CAREERS + ED ISSUE: How one guitarist's passion became a means of San Francisco survival
He's an admitted perfectionist as well as a workaholic, he says, but it runs in the family: the name "Milkman" is a nod to his longstanding family business in Connecticut, starting with a small dairy farm his great-grandfather bought and built out. "The spirit of my great-grandfather was like 'I'm going to sell something that I make,' and my family's always continued that," says Marcus. "That definitely plays a role in my work ethic."
Since he built that first amp four years ago, he's been crafting custom amps for guitar and steel players all over the country. He does every part of production himself — friends have asked to help so they can learn, but he's "crazy OCD about doing everything" with his own hands — and he builds each amp to a customer's specifications, one at a time. He's branched out into amplifiers for regular guitarists, and for bass players. Each amp takes him a couple of days to build, and then he tests it meticulously by (someone's gotta do it) playing guitar through it lots of different ways.
Marcus still buys parts from small US-based companies where possible, including many in California, which he says is expensive but worth it for the quality. They don't manufacture the glass tubes that go into amplifiers in the US at all, anymore, he explains, which is a shame, because the ones produced here in the '50s and '60s were great — they played an unsung role in creating what we think of as the early American rock 'n' roll sound. (Marcus can and will explain the history of amplifiers to you, as well as the differences between every iteration of each part that goes into them, at the drop of a hat.) The majority of his cabinets come from a revered one-man shop in Nashville, though Marcus has just begun working with a family business in Oakland to try to make the operation even more local.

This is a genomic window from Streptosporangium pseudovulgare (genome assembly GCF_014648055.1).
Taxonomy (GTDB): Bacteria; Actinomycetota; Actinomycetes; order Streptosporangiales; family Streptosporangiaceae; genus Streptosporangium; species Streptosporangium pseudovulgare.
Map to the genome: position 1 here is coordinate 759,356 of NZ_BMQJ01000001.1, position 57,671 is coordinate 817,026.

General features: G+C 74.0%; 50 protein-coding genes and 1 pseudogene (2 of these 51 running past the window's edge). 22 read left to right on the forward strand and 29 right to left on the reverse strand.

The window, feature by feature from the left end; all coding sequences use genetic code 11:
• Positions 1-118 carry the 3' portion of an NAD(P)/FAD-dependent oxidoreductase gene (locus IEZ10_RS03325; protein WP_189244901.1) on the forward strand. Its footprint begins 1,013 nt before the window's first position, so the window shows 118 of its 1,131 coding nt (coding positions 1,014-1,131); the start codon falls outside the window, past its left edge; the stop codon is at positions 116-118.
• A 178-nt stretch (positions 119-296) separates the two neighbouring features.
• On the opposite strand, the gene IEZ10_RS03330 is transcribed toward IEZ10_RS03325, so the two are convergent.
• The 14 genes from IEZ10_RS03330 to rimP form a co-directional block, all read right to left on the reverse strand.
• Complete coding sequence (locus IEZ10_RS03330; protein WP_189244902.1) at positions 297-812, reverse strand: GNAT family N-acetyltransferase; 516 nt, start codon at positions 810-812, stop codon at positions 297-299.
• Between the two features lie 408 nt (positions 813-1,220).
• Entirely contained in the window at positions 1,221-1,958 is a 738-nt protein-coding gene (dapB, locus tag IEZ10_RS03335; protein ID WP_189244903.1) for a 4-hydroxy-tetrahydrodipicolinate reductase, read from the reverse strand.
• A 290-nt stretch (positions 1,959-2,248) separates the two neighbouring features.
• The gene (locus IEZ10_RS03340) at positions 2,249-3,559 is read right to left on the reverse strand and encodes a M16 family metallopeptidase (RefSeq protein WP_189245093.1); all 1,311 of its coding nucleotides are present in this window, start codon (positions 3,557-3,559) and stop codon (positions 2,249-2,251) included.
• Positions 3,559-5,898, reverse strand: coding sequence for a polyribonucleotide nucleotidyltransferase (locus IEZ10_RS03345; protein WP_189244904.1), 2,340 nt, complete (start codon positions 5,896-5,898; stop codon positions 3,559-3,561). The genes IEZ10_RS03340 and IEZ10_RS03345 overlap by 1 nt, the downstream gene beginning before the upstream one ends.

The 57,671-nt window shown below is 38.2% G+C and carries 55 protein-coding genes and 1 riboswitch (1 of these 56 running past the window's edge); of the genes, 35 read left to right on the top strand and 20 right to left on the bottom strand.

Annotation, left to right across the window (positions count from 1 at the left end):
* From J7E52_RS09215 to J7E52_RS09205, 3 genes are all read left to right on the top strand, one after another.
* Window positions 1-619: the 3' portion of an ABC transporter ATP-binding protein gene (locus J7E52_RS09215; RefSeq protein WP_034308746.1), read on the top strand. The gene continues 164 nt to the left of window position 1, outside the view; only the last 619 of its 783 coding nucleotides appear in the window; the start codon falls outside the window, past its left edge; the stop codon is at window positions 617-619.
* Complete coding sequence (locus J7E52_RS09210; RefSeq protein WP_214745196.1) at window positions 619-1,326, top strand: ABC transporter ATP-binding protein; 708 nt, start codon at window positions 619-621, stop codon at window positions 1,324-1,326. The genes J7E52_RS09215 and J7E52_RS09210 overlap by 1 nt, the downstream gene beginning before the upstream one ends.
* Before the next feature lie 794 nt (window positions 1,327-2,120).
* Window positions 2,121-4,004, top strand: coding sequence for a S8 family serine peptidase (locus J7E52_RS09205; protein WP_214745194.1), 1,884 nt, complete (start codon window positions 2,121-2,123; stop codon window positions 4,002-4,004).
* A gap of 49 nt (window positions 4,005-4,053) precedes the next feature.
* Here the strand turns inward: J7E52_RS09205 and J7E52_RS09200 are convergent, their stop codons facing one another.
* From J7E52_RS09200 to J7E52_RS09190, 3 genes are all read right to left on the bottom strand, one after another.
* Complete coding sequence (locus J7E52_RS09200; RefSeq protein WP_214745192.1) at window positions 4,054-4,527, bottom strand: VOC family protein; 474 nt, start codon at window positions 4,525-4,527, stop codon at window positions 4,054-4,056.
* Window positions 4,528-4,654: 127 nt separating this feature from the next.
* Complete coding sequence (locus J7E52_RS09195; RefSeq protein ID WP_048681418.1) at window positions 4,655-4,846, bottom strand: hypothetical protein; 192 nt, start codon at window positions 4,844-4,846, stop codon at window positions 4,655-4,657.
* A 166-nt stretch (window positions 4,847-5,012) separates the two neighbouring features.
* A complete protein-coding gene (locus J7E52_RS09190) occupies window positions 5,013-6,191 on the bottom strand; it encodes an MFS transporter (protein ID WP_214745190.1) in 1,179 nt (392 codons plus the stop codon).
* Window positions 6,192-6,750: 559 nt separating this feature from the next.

The price for all this care and OCD-level handiwork? Milkman amps run from $900 for a five-watt "half pint" amp to $3000 for the more powerful models. But for the musicians Marcus is catering to, that's well worth it — last year, he sold 40 amplifiers; this year, by the end of March, he'd already shipped 20. Milkman amps have been out on tour in Eric Clapton's band, thanks to acclaimed steel player and producer Greg Leisz taking a liking to Marcus' simple, vintage rock 'n' roll aesthetic and careful technical work; they can also be heard on the most recent Daft Punk and Norah Jones records.
Maybe most impressively: Marcus seems to have cracked a code. He's surviving in San Francisco by doing something he loves — and something that allows him to stay here as a working musician. He stopped working for his old audio-visual company about a year ago.
"I know I'm extraordinarily lucky that I've figured out a way to have music be something I can make a living off of," he says. "I mean, I don't get rich playing pedal steel. I wouldn't be able to pay my rent playing pedal steel. If I lived in Nashville, or even LA, maybe; not here.
"But there's also pride in that," he says. "That's why it says 'Made in San Francisco, USA' on the front. It's not easy to do things in San Francisco, so when you do I think it's just that much more awesome. I kind of got into the pirate ship mentality, and working for myself is great. I get up early — but I haven't set an alarm clock in a long time."
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